Protein-protein interactions (PPI) between host and parasite proteins are thus crucial to studying the disease. However, current understanding of the molecular processes involving the host-parasite PPI is limited and the significance of a large number of host-parasite PPI yet to be determined. This work integrates PPI from a multitude of sources to create an integrated PPI landscape, and links some of these interactions to key processes and events of CM. The landscape also includes upstream PPI involving only parasite proteins as well as downstream PPI involving only host proteins that are necessary to understand the triggers and outcomes of these processes and events, respectively.

Methods

PPI from predicted datasets

A number of recent studies predict host-P. falciparum PPI [811]. PPI datasets were obtained from these studies and a unified set of host-parasite PPI was created. Since each dataset uses a different nomenclature system for the human and parasite proteins, all datasets were transformed to enable comparison and integration using common gene names from sources such as UniProt [12], Ensembl [13] and PlasmoDB [14]. For example, Davis et al [8] use the Ensembl protein ID, Dyer et al [9] the UniProt entry name, Krishnadev and Srinivasan [10] the NCBI gi code, and Vignali et al [11] the UniProt gene names for the human proteins. After this transformation, the various datasets were compared for overlap, and a unified host-P. falciparum PPI interactome was created. Figure 1 depicts the schematic work flow followed to create/filter the relevant PPI used in the study.
Figure 1

Workflow followed to obtain the final PPI interactome.

CM-specific literature corpus

An automated literature retrieval module was developed using Entrez Programming Utilities [15] to retrieve the list of full-text articles relevant to P. falciparum. This article set was further pruned using the MeSH controlled vocabulary to obtain only articles relevant to CM. The resultant set was augmented by articles retrieved from the Google Scholar database using appropriate CM-specific query terms.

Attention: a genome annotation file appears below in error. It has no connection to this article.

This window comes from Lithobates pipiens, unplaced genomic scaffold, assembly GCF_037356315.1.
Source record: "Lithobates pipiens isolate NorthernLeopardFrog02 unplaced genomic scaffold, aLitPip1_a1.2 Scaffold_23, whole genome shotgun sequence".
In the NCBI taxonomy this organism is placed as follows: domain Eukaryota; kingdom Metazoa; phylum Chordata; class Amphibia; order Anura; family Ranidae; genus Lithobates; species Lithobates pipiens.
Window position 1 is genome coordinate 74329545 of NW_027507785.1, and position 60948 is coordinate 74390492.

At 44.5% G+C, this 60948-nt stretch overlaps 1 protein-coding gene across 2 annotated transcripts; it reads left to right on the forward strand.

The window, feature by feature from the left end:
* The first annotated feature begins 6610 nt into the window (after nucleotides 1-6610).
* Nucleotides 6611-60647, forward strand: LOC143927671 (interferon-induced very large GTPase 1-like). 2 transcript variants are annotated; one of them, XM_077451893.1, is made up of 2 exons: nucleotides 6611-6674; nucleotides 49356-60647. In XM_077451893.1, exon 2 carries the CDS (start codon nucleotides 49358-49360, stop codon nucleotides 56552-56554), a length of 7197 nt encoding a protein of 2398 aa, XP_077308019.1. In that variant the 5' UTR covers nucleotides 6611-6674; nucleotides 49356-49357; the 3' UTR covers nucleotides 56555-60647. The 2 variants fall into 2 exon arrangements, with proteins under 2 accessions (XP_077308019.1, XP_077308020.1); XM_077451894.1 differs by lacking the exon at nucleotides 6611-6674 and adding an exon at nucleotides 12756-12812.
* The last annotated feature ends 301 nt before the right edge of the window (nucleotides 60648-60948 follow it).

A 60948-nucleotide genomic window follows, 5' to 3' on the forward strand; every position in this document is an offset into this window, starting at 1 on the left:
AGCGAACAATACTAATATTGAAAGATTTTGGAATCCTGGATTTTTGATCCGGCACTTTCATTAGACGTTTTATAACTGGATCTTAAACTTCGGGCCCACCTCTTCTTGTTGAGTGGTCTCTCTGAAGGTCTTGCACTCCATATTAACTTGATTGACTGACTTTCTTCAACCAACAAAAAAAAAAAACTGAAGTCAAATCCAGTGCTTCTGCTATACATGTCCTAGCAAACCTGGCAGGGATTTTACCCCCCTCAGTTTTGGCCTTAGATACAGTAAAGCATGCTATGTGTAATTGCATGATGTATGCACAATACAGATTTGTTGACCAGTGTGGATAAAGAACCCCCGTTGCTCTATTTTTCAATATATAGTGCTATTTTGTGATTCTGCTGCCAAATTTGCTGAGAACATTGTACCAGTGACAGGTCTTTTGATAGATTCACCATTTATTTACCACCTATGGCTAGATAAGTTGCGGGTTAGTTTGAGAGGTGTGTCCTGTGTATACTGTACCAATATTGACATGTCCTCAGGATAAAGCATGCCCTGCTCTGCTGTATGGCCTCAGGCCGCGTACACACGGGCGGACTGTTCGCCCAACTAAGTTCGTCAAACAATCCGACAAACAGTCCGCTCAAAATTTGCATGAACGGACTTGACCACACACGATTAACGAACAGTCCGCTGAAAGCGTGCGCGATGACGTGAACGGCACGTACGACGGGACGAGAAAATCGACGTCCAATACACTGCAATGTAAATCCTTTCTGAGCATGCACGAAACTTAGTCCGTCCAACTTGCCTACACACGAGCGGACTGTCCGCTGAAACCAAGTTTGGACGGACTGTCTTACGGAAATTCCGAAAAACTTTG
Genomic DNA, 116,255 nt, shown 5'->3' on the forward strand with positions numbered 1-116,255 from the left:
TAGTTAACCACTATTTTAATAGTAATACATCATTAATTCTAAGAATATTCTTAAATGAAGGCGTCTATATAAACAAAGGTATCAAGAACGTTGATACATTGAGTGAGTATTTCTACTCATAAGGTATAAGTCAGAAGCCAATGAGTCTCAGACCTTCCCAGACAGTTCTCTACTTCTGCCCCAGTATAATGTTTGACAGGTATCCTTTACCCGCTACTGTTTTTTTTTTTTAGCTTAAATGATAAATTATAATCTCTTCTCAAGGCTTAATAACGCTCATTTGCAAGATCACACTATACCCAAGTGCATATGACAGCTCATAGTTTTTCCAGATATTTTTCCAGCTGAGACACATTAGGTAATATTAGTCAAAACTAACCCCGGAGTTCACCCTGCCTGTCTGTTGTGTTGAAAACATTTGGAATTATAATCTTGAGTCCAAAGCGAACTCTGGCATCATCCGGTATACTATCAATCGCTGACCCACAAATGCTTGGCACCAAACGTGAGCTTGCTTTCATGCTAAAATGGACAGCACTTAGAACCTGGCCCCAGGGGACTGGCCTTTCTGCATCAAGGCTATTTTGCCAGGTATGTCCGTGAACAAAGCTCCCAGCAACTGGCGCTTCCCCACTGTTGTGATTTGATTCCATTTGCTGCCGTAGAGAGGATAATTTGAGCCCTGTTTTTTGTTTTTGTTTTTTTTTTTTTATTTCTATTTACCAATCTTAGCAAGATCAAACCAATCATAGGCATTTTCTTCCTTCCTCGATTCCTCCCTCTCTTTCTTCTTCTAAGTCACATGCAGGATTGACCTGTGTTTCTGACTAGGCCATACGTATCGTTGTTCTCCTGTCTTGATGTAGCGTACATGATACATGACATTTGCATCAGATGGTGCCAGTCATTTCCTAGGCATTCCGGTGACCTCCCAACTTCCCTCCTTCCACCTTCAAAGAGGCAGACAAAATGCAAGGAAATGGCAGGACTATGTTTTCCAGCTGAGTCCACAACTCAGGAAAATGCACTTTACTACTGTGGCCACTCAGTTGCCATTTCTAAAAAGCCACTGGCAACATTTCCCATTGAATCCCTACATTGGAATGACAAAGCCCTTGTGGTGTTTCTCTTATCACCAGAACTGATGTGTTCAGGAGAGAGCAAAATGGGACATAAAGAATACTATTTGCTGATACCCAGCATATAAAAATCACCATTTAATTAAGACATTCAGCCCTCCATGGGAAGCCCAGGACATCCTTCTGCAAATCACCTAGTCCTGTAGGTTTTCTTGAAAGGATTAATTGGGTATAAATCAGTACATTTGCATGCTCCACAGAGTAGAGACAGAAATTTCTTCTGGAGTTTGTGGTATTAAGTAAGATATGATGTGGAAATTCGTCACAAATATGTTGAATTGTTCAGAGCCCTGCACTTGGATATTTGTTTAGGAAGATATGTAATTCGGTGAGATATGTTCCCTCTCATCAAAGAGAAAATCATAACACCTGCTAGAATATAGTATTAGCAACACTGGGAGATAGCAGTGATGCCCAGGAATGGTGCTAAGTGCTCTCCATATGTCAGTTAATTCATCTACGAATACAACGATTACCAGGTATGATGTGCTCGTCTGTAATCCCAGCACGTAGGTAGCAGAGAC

Crucial review articles from the literature corpus were used to identify events relevant to the main processes of CM. Furthermore, host-parasite, host-host and parasite-parasite PPI reported in literature were also obtained by analysing this corpus. This was done by first checking for article-level co-occurrence of protein pairs using a utility script implemented in Perl. The script automatically downloads the full-text articles from the respective journal websites as Portable Document Format (PDF) files and converts these to text format using the XPDF conversion utility [16]. All parasite and host proteins that occur in the full-text of each article were identified using dictionary lookup, with PlasmoDB and UniProt/Ensembl being used to create the P. falciparum and human protein dictionaries respectively. Only those articles that had at least one protein pair (host-parasite, host-host or parasite-parasite) were considered for further analysis. The PPI obtained from predicted datasets and CM-specific literature corpus were combined to form the integrated interactome consisting of host-parasite, host-host and parasite-parasite PPI.

Pruning the interactome

Gene Ontology (GO) annotations for process, function and cellular component can be used to filter out false positives from predicted PPI datasets [17]. Using this approach, GO cellular component annotations from PlasmoDB were used to prune the unified PPI interactome. Interactions involving parasite proteins annotated to be present on the pRBC/merozoite surface or reported to be released during schizont rupture [1820] were only considered. For the human protein annotations, tissue-specific annotations from UniProt were used to prune the interactome. The resultant interactions were further analysed and filtered based on their relevance to the key events that influence the processes of CM, as identified from the key review articles.